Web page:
by Dr. Michael Kearns
Let’s say that one point of medieval gothic style was to give physical representation to the fears that can only be understood by means of imagination. Let’s also say that one point of the gothic literature of the 18th and 19th centuries was to point back from the physical and verbal representations of those fears to the psychological realities that spawned them. Dickinson, then, internalized the physical representations in order to dramatize a particular concern of the nineteenth century, the mind divided against itself. Her poetry and letters insist that this division is not just experientially real but tangibly so--the human mind literally contains other beings characterized by the macabre, the uncanny, and the terrifying. This truly ghastly condition of the human mind is best illustrated in one of her most chilling poems, “One need not be a Chamber--to be Haunted--“ (Fr 407). “Ourself--behind Ourself--Concealed--/ Should startle--most,” she writes. This paradox captures the essence of the gothic as a psychological condition: inside myself I carry that compared to which a Bosch painting or a gargoyle is a breath of springtime.
by Dr. Leslie Roberts
It is impossible to separate the Jewish religion as it developed from Biblical time from the cultures to which it adapted. As they migrated from the Middle East to Eastern and Western Europe and the Americas, the Jews brought with them the books that told their history and beliefs. The books of the Old Testament are the public face of Judaism and are essential to other world religions. Other manuscripts represent sects or groups of scholars whose philosophies contradict that of the Old Testament. One such philosophy was Gnosticism, strongly influenced by Greek Platonism. The Jews are often referred to as the people of the word. In exile, they were prolific writers, first in Hebrew and then in Yiddish and Ladino. They wrote endless commentaries on the Bible, and other books of laws and rules. In 1180, Jewish Gnosticism emerged in a new form in Southern France in the anonymous Book Bahir. The movement that spread to many countries came to be called Kaballism. It is mystical rather than legalistic and uses meditation, numerology, dancing and chanting to attain oneness with the divine. A slightly later manifestation of a similar impulse is Chasidism, most of whose adherents are in the United States.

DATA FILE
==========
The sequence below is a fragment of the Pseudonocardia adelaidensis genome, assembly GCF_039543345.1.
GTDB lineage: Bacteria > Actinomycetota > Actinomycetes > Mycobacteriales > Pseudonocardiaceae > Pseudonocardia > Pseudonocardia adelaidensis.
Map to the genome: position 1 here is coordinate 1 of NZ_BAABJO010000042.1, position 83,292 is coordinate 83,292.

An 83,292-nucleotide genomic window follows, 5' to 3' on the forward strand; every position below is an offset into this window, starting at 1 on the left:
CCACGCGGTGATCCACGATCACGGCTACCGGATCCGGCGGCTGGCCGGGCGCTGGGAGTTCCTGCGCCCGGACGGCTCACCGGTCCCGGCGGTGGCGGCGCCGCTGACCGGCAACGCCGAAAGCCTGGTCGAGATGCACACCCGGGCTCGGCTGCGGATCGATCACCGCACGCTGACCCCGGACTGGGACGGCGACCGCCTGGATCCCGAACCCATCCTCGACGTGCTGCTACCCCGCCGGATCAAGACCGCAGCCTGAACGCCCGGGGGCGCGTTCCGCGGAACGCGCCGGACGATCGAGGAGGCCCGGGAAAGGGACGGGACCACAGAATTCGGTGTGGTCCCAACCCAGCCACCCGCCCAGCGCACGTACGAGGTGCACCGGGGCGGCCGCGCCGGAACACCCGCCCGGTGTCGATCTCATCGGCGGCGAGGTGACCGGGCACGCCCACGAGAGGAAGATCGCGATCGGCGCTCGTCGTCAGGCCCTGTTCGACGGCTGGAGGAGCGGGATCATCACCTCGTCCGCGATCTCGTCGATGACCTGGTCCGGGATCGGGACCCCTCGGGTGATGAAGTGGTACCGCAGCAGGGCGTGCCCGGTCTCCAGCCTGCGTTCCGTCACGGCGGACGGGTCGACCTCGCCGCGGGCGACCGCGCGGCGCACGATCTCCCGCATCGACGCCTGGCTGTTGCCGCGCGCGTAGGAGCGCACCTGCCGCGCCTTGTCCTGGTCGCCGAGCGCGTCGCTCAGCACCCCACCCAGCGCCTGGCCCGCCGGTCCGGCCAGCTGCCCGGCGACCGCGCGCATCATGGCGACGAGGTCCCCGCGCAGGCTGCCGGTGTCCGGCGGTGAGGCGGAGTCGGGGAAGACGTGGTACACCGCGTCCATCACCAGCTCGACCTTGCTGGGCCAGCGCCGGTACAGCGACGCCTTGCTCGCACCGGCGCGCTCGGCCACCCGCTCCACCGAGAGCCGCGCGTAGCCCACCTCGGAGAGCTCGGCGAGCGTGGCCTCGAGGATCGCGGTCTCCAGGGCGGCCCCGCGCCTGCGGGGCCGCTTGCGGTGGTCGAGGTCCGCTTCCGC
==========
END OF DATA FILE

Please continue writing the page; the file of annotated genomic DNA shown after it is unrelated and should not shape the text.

Kaballist and Chasidic literature relies heavily on folk tales and myths. These contain a host of creatures, many of whom are mentioned in the Old Testament, demons sent forth by the devil or by god to tempt the pious to sin, test their faith, and drive them mad. In this presentation, I will concentrate on the golem (a sentient being created by formula by other humans) and the dybbuk (a soul stuck between heaven and hell that enters the body of a person still alive). I will study these spirits as they appear in the Yiddish stories of Isaac Baashev Singer and the Hebrew writings of Elie Wiesel to see what roles these spirits played in village life in Eastern Europe and in the Jewish Psyche of the eighteenth through twentieth centuries.
by Mr. John Gibson
Sonnet from ‘The Murals at St. Mary’s Belchamp Walter’
In those perceived end times
of plague and fire
And later, those who’d fled
the churchyard stench
Such dreams delude the
desperate they imbue.
Yet in such times the maker
saw and drew
Curios of Old Sudbury
In Sudbury there’s much to
show and tell:
Inside whose church a painted
Pat Aakhus, Director of International Studies